8. Oh Snap! Below are reactions and ideas as I went through the iteration 7.

    Homepage below the header looks less designed and I actually find it harder to see the case study.

    Homepage above the header? Sweet, sweet goodness.

    Get Started…? My grandmother could get started with this layout. EVERY STEP IS ABOVE THE FOLD. This is probably the most useful summary page I’ve seen on Drupal, ever. I wanted this page when I started and I couldn’t find it.

    Get involved needs some love. This should be a quick way to jump in and help. Why not something with a module spotlight, or a list of the 10 newest support forum posts with no replies? It should dare you not to get involved.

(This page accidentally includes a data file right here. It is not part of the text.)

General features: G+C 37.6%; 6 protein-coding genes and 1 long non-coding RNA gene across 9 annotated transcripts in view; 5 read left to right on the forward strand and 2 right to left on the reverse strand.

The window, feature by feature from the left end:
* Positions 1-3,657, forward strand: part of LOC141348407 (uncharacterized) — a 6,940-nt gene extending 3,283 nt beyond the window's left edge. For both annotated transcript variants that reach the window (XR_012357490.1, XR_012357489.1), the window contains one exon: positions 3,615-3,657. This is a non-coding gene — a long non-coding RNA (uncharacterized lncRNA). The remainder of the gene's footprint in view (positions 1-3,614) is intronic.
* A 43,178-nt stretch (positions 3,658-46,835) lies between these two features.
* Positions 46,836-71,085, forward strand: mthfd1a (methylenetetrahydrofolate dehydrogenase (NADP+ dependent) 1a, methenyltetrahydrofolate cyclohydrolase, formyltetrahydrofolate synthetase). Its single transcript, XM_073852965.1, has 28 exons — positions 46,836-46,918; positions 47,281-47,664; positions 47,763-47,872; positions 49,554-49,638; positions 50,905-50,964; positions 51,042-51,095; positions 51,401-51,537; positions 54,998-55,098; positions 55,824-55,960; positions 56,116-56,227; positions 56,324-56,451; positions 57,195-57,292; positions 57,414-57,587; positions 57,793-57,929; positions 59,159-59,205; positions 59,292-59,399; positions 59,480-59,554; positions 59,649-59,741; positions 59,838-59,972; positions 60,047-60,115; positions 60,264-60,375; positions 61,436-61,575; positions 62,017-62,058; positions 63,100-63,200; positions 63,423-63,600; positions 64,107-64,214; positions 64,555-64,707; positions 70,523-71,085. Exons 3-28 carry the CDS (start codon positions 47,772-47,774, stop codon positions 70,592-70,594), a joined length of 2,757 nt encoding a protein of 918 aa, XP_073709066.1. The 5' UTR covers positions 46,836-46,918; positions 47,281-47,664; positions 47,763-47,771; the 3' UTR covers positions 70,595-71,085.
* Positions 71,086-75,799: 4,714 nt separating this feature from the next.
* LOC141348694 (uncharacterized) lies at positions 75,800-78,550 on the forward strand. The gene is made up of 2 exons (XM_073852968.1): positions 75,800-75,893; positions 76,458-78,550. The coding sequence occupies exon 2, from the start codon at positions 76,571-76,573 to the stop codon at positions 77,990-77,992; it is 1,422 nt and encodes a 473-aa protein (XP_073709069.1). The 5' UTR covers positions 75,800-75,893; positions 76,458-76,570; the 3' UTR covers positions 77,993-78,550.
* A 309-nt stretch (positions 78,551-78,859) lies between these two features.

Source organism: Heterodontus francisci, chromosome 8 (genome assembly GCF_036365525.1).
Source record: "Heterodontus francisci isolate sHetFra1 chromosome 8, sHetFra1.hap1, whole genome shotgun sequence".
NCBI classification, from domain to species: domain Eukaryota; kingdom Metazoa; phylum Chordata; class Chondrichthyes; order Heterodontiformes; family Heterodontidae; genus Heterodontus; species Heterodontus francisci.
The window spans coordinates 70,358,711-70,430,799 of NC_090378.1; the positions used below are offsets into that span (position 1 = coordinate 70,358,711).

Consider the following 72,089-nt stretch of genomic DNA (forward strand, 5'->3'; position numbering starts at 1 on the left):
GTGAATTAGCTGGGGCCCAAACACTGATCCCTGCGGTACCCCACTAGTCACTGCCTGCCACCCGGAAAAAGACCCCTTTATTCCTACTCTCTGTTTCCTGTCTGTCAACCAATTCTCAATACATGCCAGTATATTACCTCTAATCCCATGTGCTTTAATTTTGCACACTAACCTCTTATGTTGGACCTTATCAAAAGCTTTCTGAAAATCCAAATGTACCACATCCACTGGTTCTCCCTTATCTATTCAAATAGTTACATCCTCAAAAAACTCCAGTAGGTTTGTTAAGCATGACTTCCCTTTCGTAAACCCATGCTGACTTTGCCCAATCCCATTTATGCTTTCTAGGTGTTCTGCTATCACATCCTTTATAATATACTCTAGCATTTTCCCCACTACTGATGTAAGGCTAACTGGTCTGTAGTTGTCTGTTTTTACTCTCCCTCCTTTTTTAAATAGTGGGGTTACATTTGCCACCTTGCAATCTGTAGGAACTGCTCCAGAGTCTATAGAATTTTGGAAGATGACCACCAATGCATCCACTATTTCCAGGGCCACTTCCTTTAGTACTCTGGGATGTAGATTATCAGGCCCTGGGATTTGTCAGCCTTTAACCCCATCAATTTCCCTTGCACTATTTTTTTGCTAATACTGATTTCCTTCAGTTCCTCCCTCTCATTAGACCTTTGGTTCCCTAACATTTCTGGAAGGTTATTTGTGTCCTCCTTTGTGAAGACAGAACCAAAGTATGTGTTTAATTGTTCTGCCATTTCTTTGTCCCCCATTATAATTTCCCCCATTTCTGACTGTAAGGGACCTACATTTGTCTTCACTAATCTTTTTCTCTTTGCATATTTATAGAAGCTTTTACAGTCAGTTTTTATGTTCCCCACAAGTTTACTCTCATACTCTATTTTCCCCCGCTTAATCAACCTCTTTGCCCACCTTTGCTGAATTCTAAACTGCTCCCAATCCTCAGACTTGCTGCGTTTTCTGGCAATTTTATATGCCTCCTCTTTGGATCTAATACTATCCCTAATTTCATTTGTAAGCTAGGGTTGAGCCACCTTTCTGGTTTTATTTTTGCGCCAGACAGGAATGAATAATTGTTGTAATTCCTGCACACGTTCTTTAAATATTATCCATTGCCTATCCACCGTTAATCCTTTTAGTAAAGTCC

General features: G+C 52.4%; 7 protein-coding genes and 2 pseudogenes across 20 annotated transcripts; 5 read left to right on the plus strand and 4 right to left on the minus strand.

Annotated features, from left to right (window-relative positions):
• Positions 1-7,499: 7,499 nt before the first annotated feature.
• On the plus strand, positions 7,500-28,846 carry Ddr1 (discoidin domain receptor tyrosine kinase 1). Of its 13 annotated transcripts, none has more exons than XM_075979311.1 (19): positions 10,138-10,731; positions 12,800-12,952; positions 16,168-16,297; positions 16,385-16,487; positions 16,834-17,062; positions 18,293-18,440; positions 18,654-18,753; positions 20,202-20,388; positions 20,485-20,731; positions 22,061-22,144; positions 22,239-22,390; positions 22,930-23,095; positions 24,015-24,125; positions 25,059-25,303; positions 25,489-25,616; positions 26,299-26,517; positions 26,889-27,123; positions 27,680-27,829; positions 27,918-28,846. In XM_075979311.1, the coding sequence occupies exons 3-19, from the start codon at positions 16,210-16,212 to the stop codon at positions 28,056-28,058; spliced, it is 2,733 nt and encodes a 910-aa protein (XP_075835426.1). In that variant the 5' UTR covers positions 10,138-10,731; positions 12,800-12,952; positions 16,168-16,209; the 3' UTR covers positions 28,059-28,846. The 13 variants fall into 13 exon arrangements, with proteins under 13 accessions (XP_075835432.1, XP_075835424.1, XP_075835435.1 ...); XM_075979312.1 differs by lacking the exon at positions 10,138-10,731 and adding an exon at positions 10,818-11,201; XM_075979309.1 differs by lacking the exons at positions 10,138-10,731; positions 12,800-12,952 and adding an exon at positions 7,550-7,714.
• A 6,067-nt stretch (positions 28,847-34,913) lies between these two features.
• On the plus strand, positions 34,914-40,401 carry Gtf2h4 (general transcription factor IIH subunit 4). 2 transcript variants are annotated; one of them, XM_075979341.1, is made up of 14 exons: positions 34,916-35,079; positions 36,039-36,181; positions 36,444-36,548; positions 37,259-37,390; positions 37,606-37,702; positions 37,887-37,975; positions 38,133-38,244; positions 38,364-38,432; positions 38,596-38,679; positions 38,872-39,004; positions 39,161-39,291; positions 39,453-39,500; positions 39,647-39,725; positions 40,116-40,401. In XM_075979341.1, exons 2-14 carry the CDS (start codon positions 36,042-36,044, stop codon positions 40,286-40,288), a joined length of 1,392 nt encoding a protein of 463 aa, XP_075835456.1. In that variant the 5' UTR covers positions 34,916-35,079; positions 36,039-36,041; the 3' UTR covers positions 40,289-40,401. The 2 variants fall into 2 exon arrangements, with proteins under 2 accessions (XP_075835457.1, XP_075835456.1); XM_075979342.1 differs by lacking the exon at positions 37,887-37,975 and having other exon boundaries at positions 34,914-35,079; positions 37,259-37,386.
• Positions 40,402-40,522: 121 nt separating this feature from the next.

Commercial Services. Can the “Showcases” include an avatar/real photo for the user and a logo for the company? Where’s the plug for Acquia?

    Choosing Drupal. I like the name of this section, and I especially like that the first tab asks the question: What is Drupal? I get asked that 2-3 times a day. Its still hard to answer that question. I see that the requirements are there for the user on this page (something not immediately visible on iteration 6). Excellent layout. Easy to find bits of good information.